Abelian direct factor implies potentially verbal in finite

From Groupprops
Jump to: navigation, search
This article gives the statement and possibly, proof, of an implication relation between two subgroup properties, when the big group is a finite group. That is, it states that in a Finite group (?), every subgroup satisfying the first subgroup property (i.e., Abelian direct factor (?)) must also satisfy the second subgroup property (i.e., Potentially verbal subgroup (?)). In other words, every Abelian direct factor of finite group is a potentially verbal subgroup of finite group.
View all subgroup property implications in finite groups | View all subgroup property non-implications in finite groups | View all subgroup property implications | View all subgroup property non-implications

Statement

Suppose G is a finite group and H is a direct factor of G such that H is abelian as a group. Then, there exists a group K containing G such that H is a verbal subgroup.

Related facts

Stronger facts

Facts used

  1. structure theorem for finitely generated abelian groups

Proof

Given: A finite group G with direct factor H. Let L be a normal complement to H in G, so G \cong H \times L.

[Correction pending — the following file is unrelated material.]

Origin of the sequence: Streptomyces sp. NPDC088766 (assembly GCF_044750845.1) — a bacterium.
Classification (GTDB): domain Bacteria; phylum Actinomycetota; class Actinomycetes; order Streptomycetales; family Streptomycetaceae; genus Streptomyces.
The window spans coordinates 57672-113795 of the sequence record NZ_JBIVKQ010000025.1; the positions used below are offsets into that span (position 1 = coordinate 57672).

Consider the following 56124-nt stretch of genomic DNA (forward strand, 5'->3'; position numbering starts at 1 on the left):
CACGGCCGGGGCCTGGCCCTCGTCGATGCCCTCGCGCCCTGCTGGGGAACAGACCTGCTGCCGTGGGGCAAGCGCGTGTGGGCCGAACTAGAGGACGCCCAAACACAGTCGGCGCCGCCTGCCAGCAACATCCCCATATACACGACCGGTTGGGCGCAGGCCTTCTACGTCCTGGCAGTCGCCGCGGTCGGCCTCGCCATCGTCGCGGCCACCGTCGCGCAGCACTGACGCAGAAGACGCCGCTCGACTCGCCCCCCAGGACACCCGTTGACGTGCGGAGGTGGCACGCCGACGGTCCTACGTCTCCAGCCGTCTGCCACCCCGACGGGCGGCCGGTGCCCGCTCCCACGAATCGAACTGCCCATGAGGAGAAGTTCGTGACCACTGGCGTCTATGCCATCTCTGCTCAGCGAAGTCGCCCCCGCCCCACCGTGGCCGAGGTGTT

To prove: There exists a group K containing G such that H is a verbal subgroup of K.

Proof: If H is trivial, we can set K = G and be done. So, we can assume H is nontrivial.

  1. By fact (1), we can write H as a direct product of cyclic groups, say H = C_1 \times C_2 \times \dots \times C_r, where each C_i is cyclic of prime power order, say p_i^{k_i}.
  2. For each prime p, let c(p) be a positive integer greater than the largest power of p dividing the order of L. (Note that the same p may repeat among multiple p_is).
  3. Now consider the group M = D_1 \times D_2 \times \dots \times D_r where each D_i is cyclic of order p_i^{k_i + c(p_i)}. Treat H as the subgroup of M obtained by embedding each C_i naturally into the corresponding D_i.
  4. Define K = M \times L, with G embedded in K using the embedding of H in M provided above.
  5. Let n = \prod p^{c(p)} where the product is over the primes p dividing the order of H. Then, it is clear that the set of n^{th} powers in K is precisely H. In particular, H is a verbal subgroup of K.